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Trial begins for Euclid woman charged in 'Geauga's Child' murder case

In an unusual twist, the judge's staff and deputies blocked entry into the makeshift courtroom.

CHARDON, Ohio — It was a murder mystery that left Northeast Ohio stunned back in 1993. Now, the "Geauga's Child" case is back in court as suspect Gail Eastwood-Ritchey goes to trial this week.

Eastwood-Ritchey's arrest came more than 26 years after a baby boy’s body was found in a trash bag along Sidley Road back on March 25, 1993.

Jury selection began at 8:30 a.m. Monday in a court that was anything but open to the public. Day one of jury selection was moved out of the Geauga County Courthouse, into the county commissioner's office, and behind closed doors.

The secretary for Judge David Ondrey told 3News jury selection was moved due to a lack of space. We couldn’t determine that for ourselves, despite long standing rules that our courts are presumed open to the public.

In an unusual twist Monday, Ondrey’s staff and deputies blocked entry into the makeshift court room. 3News objected and demanded a hearing based on past Supreme Court rulings, but our requests went unanswered.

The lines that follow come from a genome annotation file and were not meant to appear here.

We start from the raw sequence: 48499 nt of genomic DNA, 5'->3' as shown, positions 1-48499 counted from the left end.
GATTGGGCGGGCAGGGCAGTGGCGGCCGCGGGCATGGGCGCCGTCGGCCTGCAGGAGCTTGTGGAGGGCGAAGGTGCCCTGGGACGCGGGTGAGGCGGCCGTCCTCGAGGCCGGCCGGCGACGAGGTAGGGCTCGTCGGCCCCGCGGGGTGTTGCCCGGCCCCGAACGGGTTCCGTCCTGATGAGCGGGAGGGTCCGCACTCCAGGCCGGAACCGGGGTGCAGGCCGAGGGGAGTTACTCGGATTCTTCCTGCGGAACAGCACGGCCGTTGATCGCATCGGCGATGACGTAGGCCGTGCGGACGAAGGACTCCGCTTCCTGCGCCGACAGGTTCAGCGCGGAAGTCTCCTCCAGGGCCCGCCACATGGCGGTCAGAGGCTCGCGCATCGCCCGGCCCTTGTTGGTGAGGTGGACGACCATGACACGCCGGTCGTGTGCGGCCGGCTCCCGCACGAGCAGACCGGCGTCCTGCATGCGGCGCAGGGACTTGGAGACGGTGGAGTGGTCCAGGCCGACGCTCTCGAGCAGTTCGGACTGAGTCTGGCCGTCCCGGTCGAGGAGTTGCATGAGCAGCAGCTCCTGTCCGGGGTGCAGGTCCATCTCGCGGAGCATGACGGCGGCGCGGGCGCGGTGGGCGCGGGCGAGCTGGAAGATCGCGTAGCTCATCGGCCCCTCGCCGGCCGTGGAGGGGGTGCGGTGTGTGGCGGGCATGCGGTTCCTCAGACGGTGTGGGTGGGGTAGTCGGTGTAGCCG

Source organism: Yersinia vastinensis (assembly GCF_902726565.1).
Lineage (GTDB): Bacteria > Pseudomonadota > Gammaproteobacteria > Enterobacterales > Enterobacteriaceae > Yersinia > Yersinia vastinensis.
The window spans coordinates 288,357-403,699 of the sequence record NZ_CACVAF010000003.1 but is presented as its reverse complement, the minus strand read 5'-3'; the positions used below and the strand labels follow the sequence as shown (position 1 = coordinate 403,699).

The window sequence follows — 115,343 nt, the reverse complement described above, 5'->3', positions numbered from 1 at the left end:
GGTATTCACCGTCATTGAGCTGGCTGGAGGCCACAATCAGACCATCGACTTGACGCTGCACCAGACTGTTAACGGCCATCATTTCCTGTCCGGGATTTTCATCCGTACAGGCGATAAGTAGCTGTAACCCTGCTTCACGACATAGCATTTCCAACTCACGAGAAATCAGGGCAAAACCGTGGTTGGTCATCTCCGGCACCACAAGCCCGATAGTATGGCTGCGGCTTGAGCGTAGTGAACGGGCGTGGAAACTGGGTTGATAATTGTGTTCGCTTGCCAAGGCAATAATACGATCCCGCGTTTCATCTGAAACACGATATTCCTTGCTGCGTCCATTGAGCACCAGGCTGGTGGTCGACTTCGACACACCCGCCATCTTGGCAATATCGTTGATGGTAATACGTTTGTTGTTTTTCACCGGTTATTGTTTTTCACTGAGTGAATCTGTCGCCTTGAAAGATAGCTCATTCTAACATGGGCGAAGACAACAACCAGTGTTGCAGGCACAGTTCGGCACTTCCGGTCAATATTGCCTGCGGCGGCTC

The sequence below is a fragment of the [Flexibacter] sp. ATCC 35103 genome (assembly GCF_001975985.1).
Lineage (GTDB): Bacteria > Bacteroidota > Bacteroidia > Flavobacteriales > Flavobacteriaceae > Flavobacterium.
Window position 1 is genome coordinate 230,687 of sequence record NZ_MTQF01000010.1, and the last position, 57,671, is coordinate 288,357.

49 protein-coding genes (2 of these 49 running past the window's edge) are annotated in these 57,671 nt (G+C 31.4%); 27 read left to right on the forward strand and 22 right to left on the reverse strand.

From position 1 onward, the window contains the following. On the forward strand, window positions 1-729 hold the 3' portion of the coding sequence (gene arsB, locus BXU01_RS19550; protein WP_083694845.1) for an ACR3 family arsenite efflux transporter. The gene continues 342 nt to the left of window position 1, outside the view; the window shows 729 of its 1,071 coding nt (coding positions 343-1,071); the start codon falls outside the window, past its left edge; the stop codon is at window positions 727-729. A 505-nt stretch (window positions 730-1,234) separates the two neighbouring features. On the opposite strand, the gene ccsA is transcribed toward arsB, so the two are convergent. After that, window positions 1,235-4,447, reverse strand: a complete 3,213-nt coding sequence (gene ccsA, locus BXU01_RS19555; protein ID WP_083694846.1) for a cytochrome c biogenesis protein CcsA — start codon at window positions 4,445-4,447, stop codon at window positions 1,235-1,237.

At a previous court hearing, the judge reviewed the charges and maximum possible penalties she could receive upon conviction:

  • Aggravated murder: Life sentence with possibility of parole after 20 years and a maximum fine of $25,000.
  • Murder: Life sentence with possibility of parole after 15 years and a maximum fine of $15,000.

Officials say she was the mother of the baby boy, and allegedly admitted to placing the child in a trash bag and leaving him in a wooded area shortly after giving birth.

Authorities say she also admitted to a similar crime involving another child she claims to have disposed of in Cuyahoga County.

She was identified through familial DNA, which apparently came from another relative. Investigators were able to match that DNA to Geauga's Child.

To this day, the baby's gravestone is simply marked as “Geauga’s Child."

“There will probably be a certain amount of litigation both before they really get into the heart of the trial and in front of the jury as to the reliability, the viability and the circumstances by which the government did the DNA testing to look into these registries," explained Michael Benza, senior law instructor at Case Western Reserve's School of Law. “We look at DNA evidence as sort of the gold standard of forensic evidence linking defendants to crimes.”

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Editor's note: Video in the player above was originally published in a previous story in this case on Aug. 19, 2019.

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